News29 Sep 2009

Collins, 2003 World 100m champion, retires


Kim Collins (SKN) acknowledges the crowd after the 100m semi final (© Getty Images)

time World championship medallist (three outdoor and two indoors) announced his decision to quit international athletics on 14 September, he ended an international career which spanned 17 years from 1993 to 2009.

The 33-year-old from St Kitts and Nevis, who has the distinction of being the first Caribbean athlete to win gold in the 100 metres at the World Championships, indicated that his body could not endure the rigourous training anymore.

“It’s very tough to be training so many hours for so many days of the week,” a teary eyed Collins told sports officials on the Pavilion named in his honour, at the St. Kitts Silver Jubilee National Stadium.

Collins put his tiny nation on the international sports map in Paris 2003, by posting 10.07 seconds to win the blue ribbon event.

Prior to that, only athletes from the United States (Carl Lewis 3, Maurice Greene 3), Canada (Donovan Bailey 1) and Great Britain (Linford Christie 1) had finished atop the medal podium in the coveted event.

“Competition, the travelling, as much as I have to do it I hate travelling... its tough and being away from my family especially my kids... I’m sorry I just can’t do it (anymore),” reasoned Collins, who is married with three children with a fourth on the way.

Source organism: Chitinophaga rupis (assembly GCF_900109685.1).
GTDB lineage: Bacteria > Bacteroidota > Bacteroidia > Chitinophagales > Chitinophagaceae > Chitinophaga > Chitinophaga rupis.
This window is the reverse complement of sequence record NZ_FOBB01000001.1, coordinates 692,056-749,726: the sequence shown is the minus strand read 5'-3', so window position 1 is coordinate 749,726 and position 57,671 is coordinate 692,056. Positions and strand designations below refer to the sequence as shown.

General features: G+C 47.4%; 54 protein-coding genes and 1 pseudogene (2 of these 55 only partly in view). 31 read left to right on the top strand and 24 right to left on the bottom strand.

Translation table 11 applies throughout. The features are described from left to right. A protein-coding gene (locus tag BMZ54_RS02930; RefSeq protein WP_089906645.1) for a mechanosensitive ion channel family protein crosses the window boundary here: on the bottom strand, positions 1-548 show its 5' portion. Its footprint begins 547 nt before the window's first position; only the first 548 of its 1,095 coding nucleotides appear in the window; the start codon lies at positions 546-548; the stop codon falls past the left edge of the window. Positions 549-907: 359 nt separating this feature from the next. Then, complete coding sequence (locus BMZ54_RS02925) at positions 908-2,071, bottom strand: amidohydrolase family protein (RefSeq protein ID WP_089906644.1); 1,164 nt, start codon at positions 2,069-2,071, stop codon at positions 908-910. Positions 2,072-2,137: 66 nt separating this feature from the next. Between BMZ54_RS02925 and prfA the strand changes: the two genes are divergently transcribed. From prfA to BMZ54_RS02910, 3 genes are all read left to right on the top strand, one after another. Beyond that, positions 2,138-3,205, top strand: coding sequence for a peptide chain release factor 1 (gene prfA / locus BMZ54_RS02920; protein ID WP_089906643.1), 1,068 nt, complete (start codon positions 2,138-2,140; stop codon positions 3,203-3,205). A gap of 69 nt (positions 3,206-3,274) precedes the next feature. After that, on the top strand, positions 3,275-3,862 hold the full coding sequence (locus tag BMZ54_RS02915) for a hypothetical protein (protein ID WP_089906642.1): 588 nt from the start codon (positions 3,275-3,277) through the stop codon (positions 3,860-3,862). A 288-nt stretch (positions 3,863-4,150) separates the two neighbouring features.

The only other Caribbean athlete to win gold in the 100m at the World Championships is World record holder Usain Bolt of Jamaica, who sped to 9.58 seconds in Berlin last month.

Collins’ other medals at the World Championships came at the 2005 edition in  Helsinki, where he claimed the 100m bronze with 10.05 seconds and the 2001 staging in Edmonton, where he clocked a career best 20.20 seconds to collect bronze in the 200m.

Collins, who produced his 100m life-time best time of 9.98 in 2002, has produced four sub-10 times over his career.

The only Caribbean athletes with more sub-10 clockings, to date, are: Jamaicans Asafa Powell (60) and Usain Bolt (16), Ato Boldon (43) and Richard Thompson (7) both of Trinidad and Tobago as well as Daniel Bailey (6) of Antigua and Barbuda.

Collins, who has spent the better part of the last decade training in Jamaica with world respected sprint coach Glen Mills, has won two silver medals in the 60 metres at the World Indoor Championships in Birmingham 2003 and Valencia 2008.

Collins, who copped his first international medal at the 17th Commonwealth Games in Manchester 2002 where he clocked 9.98 to win the 100m, has competed in three Olympic Games during his career.

At those three quadrennial games, the affable sprinter contested either of the 100 and 200 metres final.

Collins, the first athlete from St Kitts and Nevis to make an Olympic final, placed seventh and sixth in the 100m at the 2000 Sydney Games and the 2004 Athens Games respectively.

He also finished seventh in the 200m at the Beijing Olympics, which was won by Bolt, in a then World record 19.30 seconds.

In the end, Collins expressed satisfaction about his athletic achievement and is looking forward to being a family man. 

“It has been an incredible journey for me in track and field. Starting out almost 17 years ago, it was a journey that almost had no destination. I never thought in my wildest dreams that I would be a World champion.  But I think I have done what I was supposed to do, and I think someone else needs to win that Olympic medal,” Collins reasoned.

Kayon Raynor for the IAAF
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